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Despite the need for meetings to be productive, research suggests that only 50% of business meeting time is compelling and engaging. There’s a saying, “meetings are where productivity goes to die,” — a sad reality for companies that don’t do them correctly.
A 2019 report found that professionals spend two hours a week in meetings they believe are pointless, equating to a waste of over $541 billion in employee time. On top of that, almost 40% of professionals believe unnecessary meetings are the highest cost to their organization. That’s not to mention that many meetings are often severely structured, poorly timed and ineffectively run.
But productive meetings are crucial for businesses. Meetings should be where real work gets done that delivers a tangible result — such as a plan, a decision or a collective understanding of the work ahead.
Here are five tips for business leaders to run a productive meeting.
1. You’ve determined that you need a meeting, so what makes it effective?
To have an effective meeting, you must first ensure the right people and departments are in attendance. I have found that organizers tend to over-invite participants to a meeting. These unneeded participants accept an invitation to a meeting they felt compelled to attend but didn’t need to, which results in lost productivity.
Once you have confirmed your required participants, make sure you establish and communicate a clear objective for the meeting so everyone can prepare accordingly.
Encourage participation and ask lots of questions. Each person in a meeting should participate in some way and be challenged to bring something of value to the discussion.
Pay attention to the folks who are not engaging. They could be communicating about their job satisfaction and whether they are even the right person for their position.
2. Have an agenda
An agenda is a critical yet often overlooked component of a successful meeting. Ideally, a recurring meeting has the same agenda to keep efficiency moving forward. You want the pre-work required for a meeting sent out ahead of time to give everyone a chance to review it before the meeting.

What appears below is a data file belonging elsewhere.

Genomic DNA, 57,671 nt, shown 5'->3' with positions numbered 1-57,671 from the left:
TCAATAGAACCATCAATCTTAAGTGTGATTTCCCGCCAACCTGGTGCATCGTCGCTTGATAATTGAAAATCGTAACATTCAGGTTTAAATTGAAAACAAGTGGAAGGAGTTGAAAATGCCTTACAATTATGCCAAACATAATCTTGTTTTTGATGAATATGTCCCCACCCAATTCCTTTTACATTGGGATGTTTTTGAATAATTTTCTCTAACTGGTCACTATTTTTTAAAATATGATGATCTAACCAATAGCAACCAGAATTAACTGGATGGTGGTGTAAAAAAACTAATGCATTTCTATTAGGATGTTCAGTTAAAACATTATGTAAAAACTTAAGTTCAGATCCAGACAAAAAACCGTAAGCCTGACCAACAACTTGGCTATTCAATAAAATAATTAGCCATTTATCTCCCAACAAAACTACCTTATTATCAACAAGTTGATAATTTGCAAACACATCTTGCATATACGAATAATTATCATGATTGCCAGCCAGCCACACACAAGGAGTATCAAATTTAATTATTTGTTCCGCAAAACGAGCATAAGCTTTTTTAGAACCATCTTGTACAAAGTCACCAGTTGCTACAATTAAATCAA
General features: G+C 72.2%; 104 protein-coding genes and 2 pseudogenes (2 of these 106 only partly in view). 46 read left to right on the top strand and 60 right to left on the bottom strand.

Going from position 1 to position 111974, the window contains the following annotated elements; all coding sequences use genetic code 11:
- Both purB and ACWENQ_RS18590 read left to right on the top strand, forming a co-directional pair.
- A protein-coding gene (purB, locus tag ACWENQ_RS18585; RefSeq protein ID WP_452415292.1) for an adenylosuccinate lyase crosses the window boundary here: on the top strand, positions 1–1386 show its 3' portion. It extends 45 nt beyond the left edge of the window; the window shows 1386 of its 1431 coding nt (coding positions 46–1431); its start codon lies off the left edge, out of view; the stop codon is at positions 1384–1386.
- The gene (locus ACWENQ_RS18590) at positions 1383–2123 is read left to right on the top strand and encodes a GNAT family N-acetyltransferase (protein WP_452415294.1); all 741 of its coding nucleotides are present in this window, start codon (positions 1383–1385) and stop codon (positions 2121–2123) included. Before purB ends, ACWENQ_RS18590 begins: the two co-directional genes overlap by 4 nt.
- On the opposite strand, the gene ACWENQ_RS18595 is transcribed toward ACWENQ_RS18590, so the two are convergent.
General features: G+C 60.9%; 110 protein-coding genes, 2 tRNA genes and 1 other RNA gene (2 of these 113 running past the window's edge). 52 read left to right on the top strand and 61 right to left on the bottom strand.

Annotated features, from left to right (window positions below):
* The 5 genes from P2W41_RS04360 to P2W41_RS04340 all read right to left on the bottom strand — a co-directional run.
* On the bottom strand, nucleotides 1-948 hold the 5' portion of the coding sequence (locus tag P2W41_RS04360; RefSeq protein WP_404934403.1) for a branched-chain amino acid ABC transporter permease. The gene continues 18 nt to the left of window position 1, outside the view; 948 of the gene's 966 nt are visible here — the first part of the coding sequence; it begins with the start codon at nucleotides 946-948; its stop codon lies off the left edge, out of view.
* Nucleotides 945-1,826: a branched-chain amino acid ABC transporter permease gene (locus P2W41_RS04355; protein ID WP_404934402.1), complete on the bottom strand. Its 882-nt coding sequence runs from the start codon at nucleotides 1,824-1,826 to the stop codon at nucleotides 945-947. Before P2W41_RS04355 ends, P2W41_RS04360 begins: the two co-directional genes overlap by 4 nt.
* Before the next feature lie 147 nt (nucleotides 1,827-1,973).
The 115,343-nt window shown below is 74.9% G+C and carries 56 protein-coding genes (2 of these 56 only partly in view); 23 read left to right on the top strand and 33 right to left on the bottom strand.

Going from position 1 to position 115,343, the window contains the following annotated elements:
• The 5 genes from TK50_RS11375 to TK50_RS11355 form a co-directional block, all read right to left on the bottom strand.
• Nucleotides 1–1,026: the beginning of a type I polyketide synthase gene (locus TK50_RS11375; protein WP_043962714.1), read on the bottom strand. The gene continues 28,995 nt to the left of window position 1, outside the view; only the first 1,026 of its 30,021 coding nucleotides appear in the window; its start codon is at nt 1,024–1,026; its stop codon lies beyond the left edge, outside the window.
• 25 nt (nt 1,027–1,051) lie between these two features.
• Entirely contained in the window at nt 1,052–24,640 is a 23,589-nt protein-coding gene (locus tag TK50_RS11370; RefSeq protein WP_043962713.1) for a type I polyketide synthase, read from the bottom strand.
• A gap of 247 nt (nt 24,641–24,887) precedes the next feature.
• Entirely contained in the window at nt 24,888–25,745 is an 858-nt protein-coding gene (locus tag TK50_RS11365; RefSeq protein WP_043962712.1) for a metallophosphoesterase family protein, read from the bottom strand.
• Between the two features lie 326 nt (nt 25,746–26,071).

The meeting should be as conversational and action-step-focused as possible. Having an agenda serves as a compass to help you make sure the meeting can get back on track if it wanders.
However, suppose you spend time in the meeting reviewing data that should have been read in advance and not discussing questions about the data. In that case, you aren’t creating an optimal or productive experience.
It is best to distribute information about the meeting at least 24 hours in advance so participants can review it and prepare questions.
3. Start on time, end on time
Starting and ending on time is crucial to your team because it keeps everyone’s day on track. Plus, being mindful of start and stop times is a way to show your attendees that you respect and value their time. Starting and ending meetings at the designated time is crucial to communicating your care for your employees.
In addition, anything that requires technology or outside feedback should be handled before a meeting starts. A no-cell-phone rule during meaningful discussions is crucial to stay on task. If you are checking on other concerns during a meeting, you probably don’t need to attend that meeting. If you find more than a few people are distracted, you should question if the meeting was necessary in the first place.
4. Equip the right people with the proper purpose at the right time
Make it a point to gather issues ahead of time and leave the most time in your meetings to discuss these issues. Documentation is critical — a good meeting needs excellent notes. A lousy meeting has no follow-up discussion or documents.
The time of day for your meeting depends on your team. A strong business leader knows how their team operates and when they function at their best. For example, I have found that the last week of each month is not a very good time to engage in brainstorming sessions because my employees are trying to hit month-end numbers.
Find the right time, team and place for your meetings, and you will see better results.
5. Have a plan of action, accountability and deadlines
A meeting is not effective without action items and accountability. The meeting leader is responsible for assigning a diligent notetaker and holding the meeting participants accountable for the discussion’s action items and next steps.
If action items aren’t completed in a specific time, the leader has the right to question why and provide additional direction to complete it.
Companies and leaders that consistently do this will have productive meetings. Meetings at a set time and with a proper plan of action are crucial to communicating care to your employees and ensuring long-term productivity in your company.